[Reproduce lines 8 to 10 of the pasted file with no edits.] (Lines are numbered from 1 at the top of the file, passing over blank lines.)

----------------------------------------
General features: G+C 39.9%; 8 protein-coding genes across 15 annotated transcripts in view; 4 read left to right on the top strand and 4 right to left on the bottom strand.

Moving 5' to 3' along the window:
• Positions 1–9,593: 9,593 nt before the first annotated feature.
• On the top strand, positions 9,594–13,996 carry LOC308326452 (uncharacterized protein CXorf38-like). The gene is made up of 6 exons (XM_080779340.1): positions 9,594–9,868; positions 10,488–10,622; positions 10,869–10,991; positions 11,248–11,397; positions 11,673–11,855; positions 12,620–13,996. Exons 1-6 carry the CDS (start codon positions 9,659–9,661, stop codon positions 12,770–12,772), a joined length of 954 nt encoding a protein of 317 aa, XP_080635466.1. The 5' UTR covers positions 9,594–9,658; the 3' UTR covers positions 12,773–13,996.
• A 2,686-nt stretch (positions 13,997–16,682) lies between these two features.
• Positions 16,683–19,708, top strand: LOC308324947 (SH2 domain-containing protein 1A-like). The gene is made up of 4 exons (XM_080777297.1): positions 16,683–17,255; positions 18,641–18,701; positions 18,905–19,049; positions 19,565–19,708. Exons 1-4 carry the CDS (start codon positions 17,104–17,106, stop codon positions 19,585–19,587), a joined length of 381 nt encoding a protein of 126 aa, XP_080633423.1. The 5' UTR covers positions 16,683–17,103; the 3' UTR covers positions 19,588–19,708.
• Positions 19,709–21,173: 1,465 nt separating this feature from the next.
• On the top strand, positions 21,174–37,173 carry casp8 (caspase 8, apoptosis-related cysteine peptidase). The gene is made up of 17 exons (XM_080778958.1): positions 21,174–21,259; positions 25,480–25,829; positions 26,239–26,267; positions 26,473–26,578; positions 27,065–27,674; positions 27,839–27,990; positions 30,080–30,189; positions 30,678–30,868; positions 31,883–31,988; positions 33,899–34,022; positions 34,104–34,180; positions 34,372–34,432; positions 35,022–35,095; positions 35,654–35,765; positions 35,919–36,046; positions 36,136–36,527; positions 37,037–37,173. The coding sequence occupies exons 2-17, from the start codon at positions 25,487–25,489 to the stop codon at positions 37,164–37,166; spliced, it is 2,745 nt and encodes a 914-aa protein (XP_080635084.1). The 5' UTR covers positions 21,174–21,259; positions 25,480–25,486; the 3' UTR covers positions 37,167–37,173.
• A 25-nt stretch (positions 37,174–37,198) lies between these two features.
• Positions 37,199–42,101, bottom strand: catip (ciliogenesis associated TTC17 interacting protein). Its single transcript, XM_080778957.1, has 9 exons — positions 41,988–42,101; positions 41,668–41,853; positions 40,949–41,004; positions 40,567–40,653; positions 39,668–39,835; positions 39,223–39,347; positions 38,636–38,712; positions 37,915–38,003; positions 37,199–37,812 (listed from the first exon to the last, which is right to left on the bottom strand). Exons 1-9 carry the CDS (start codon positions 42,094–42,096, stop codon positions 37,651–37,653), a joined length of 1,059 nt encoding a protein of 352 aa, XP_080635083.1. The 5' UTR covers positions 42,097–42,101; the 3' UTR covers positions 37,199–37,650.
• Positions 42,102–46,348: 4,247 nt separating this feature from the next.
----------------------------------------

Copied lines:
• On the top strand, positions 21,174–37,173 carry casp8 (caspase 8, apoptosis-related cysteine peptidase). The gene is made up of 17 exons (XM_080778958.1): positions 21,174–21,259; positions 25,480–25,829; positions 26,239–26,267; positions 26,473–26,578; positions 27,065–27,674; positions 27,839–27,990; positions 30,080–30,189; positions 30,678–30,868; positions 31,883–31,988; positions 33,899–34,022; positions 34,104–34,180; positions 34,372–34,432; positions 35,022–35,095; positions 35,654–35,765; positions 35,919–36,046; positions 36,136–36,527; positions 37,037–37,173. The coding sequence occupies exons 2-17, from the start codon at positions 25,487–25,489 to the stop codon at positions 37,164–37,166; spliced, it is 2,745 nt and encodes a 914-aa protein (XP_080635084.1). The 5' UTR covers positions 21,174–21,259; positions 25,480–25,486; the 3' UTR covers positions 37,167–37,173.
• A 25-nt stretch (positions 37,174–37,198) lies between these two features.
• Positions 37,199–42,101, bottom strand: catip (ciliogenesis associated TTC17 interacting protein). Its single transcript, XM_080778957.1, has 9 exons — positions 41,988–42,101; positions 41,668–41,853; positions 40,949–41,004; positions 40,567–40,653; positions 39,668–39,835; positions 39,223–39,347; positions 38,636–38,712; positions 37,915–38,003; positions 37,199–37,812 (listed from the first exon to the last, which is right to left on the bottom strand). Exons 1-9 carry the CDS (start codon positions 42,094–42,096, stop codon positions 37,651–37,653), a joined length of 1,059 nt encoding a protein of 352 aa, XP_080635083.1. The 5' UTR covers positions 42,097–42,101; the 3' UTR covers positions 37,199–37,650.